Skip to main content

SkySong companies serve today’s Internet users

March 25, 2008

Looking for a job? How about a great local Thai restaurant? Typically, a person’s first search outlet is the World Wide Web. Revolutionizing how we use the Internet is the next big market, and SkySong companies such as Locallife and CareerTours are doing just that.

Gone are the days when people would look for a pet store or coffee shop listing on a broad global online search, one that invites thousands of unrelated listings through which to sift. With today’s Web users employing more savviness in how they use the Internet, the area of local search is thriving.

Launched in the United Kingdom in 1999, Locallife has one main objective: to bring the local search engine to the forefront, challenging the Yahoo and Google’s of the world.

“We aim to be global leaders on the local Internet search,” says Bashir Manji, CEO of the U.S. Locallife that is headquartered at SkySong.

Already a leader in the UK, Locallife is the fastest growing local Web search engine, providing users with business and organization listings and profiles that are specific to the user’s location.

“We’ve come up with a system that gives the information the user asked for – no more, no less,” says Manji, who says his company offers a solution to the frustrated consumer inundated with tons of needless information.

Locallife not only serves the Web searcher in organizing and managing local data, but it also offers a venue for small- to medium-size businesses to promote themselves. Manji says Locallife makes it easy for small businesses to compete simply because they become more visible.

“Our model is unique. It serves the needs of the consumer, challenges the broad search engines, serves the needs of smaller businesses and also offers a free service to the community. Our goal is to produce a Locallife for every city and every town.”

As Locallife continues to work toward becoming a global player in the area of local search, recently having expanded to France, Australia, New Zealand and now the United States, multi-language capabilities are among its next challenges.

If major job boards, such as Monster and CareerBuilder, were to ditch the long list of qualifications and ambiguous employer profile summaries, and replace them with videos and interactive user-content, followed by instant feedback, well, then you would arrive at CareerTours.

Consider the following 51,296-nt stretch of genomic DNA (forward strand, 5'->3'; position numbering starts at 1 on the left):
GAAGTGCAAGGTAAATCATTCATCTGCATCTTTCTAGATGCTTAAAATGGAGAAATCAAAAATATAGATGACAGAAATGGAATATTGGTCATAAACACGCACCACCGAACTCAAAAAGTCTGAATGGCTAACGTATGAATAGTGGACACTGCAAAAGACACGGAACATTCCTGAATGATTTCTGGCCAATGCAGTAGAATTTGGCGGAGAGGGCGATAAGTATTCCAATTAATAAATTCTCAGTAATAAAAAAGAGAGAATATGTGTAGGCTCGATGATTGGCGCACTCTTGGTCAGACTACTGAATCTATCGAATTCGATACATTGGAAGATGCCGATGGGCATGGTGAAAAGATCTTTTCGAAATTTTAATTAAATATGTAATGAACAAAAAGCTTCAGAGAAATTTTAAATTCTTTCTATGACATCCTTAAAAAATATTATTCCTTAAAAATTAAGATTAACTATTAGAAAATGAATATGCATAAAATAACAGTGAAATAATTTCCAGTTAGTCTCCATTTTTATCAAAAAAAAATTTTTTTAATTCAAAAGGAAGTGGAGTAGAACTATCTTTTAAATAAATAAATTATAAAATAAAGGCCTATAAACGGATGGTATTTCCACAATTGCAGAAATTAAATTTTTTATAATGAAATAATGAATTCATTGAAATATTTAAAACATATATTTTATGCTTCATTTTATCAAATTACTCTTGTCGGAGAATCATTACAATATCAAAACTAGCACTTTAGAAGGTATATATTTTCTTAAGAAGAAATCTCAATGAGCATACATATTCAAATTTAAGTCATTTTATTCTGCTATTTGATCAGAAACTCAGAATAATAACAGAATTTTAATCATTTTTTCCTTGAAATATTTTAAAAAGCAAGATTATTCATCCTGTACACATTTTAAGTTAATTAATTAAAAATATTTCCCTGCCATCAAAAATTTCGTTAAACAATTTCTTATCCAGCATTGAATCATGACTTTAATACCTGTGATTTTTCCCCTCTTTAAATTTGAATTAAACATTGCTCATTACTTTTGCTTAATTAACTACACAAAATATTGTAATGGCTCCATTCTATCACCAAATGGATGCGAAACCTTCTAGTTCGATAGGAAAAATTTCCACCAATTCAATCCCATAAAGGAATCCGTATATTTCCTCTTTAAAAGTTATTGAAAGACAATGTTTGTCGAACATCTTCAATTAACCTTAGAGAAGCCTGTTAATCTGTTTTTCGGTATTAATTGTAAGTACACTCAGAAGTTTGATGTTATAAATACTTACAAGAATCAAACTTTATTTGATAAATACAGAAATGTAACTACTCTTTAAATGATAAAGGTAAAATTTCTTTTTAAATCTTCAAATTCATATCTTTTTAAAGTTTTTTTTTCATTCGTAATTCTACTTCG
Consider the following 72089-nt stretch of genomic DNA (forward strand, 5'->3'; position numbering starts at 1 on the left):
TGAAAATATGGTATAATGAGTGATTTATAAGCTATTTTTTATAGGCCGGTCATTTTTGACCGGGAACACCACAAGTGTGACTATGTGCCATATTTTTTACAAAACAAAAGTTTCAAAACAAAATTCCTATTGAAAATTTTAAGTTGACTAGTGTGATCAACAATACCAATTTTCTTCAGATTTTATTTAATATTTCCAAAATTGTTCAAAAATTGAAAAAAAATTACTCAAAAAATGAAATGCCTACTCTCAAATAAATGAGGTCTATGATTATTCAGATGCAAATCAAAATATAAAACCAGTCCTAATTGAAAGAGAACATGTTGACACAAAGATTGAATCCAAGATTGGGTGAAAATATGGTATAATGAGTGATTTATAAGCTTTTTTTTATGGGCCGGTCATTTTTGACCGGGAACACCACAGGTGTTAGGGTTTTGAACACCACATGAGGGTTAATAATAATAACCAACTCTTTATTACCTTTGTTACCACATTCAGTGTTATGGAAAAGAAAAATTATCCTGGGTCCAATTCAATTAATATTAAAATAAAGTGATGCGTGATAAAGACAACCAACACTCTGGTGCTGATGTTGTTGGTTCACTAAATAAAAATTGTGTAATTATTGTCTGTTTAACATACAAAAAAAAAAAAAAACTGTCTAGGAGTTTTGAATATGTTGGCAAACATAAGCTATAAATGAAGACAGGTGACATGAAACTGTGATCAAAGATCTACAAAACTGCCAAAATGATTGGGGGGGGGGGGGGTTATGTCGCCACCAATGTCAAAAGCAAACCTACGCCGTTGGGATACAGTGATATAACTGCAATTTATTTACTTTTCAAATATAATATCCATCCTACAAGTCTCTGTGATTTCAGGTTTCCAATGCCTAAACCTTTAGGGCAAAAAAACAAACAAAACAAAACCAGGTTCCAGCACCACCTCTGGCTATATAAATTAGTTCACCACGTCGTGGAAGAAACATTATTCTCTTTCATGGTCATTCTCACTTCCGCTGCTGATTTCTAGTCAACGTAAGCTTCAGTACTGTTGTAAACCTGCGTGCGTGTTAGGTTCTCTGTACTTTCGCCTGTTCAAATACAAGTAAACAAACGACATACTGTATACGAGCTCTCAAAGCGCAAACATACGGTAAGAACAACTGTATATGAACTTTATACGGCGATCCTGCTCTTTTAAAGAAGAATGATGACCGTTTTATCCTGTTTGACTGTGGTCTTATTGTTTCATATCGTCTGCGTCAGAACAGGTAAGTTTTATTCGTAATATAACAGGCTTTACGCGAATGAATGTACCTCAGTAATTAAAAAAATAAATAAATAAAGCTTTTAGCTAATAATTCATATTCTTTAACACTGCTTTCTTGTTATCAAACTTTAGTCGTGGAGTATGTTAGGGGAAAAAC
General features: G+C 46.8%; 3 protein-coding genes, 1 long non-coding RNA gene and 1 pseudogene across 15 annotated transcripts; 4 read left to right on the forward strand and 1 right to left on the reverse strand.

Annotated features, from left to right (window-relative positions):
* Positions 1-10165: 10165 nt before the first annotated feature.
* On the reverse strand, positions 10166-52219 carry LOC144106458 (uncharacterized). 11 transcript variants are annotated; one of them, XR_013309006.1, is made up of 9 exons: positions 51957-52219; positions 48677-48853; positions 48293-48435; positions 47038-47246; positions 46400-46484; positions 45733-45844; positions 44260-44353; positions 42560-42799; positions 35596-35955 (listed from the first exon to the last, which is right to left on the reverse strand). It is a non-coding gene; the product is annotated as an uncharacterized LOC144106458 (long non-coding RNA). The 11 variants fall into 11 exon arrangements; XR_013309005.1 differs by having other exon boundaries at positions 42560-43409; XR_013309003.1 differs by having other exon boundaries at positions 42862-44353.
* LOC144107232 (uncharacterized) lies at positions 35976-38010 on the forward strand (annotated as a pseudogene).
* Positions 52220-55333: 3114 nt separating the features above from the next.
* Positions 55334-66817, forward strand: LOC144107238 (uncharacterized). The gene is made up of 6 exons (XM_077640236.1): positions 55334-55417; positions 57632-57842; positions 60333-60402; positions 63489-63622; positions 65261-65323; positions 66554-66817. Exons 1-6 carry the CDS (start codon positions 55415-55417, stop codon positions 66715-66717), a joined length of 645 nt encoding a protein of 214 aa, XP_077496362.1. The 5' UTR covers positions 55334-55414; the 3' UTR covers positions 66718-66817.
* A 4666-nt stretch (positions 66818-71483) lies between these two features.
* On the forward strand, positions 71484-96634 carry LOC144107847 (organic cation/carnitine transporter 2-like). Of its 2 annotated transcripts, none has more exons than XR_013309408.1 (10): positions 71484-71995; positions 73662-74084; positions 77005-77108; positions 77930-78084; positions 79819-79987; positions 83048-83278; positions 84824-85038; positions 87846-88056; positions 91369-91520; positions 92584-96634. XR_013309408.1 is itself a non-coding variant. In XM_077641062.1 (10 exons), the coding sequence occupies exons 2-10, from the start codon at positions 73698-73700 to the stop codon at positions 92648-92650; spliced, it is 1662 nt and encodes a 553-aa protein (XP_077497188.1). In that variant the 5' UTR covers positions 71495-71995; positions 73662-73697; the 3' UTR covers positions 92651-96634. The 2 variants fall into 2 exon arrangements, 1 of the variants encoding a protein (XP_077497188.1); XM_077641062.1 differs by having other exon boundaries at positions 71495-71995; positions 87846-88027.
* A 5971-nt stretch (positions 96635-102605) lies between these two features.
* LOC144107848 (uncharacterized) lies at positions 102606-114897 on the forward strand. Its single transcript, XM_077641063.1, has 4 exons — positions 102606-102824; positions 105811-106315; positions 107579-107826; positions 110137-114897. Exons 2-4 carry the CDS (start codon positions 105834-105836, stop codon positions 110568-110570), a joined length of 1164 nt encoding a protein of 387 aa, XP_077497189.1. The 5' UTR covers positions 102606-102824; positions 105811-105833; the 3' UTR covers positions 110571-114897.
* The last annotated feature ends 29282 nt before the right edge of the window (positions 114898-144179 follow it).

Launched in 2006, the company recently set up shop at SkySong to help grow their Internet-based recruiting business that allows job seekers to get an inside look at companies through video clips, as well as view educational videos on a wide variety of careers.

“With all this new technology, we wanted to be able to create a better experience for both employers and candidates,” says Aaron Bare, CareerTours chief executive officer, who finds that job boards are geared more toward employers.

“Video is the future of recruiting. Companies and job seekers have a story to tell, and video is the most effective method to tell it. Video is transparent and provides an honest view behind the curtain.”

With CareerTours, job seekers have a better idea of how they match up with featured employers and therefore are more selective about which jobs they pursue; in turn, this presents a narrower field of candidates to employers trying to fill positions. CareerTours goes a step further in the filtering process by providing interested candidates with assessment questions that help to decipher their level of qualification for each job. Candidates receive instant feedback on whether they meet the standards, and employers are saved the time of delving through resumes of unqualified candidates.

“CareerTours speeds up the hiring process and bridges the gap between employers and candidates,” says Bare. “Our goal is to eliminate any friction.”

Boasting a video library of more than 950 career-type videos and powering more than 800 different Web sites, CareerTours partners with chambers of commerce and university social networks.

“As an educational tool, CareerTours is ideal for freshmen who want to get a better idea of what they want to do and study,” says Kristi Webster, chief operating officer for CareerTours. “The meaning of a ‘tour’ is to give you a glance, an idea of something.”

Bare and Webster view their partnership with ASU as critical in bringing CareerTours closer to their targeted audience.

“We are able to get honest and relevant feedback from students,” says Webster, who adds that helping out with student job fairs and career centers has been a positive experience for their company.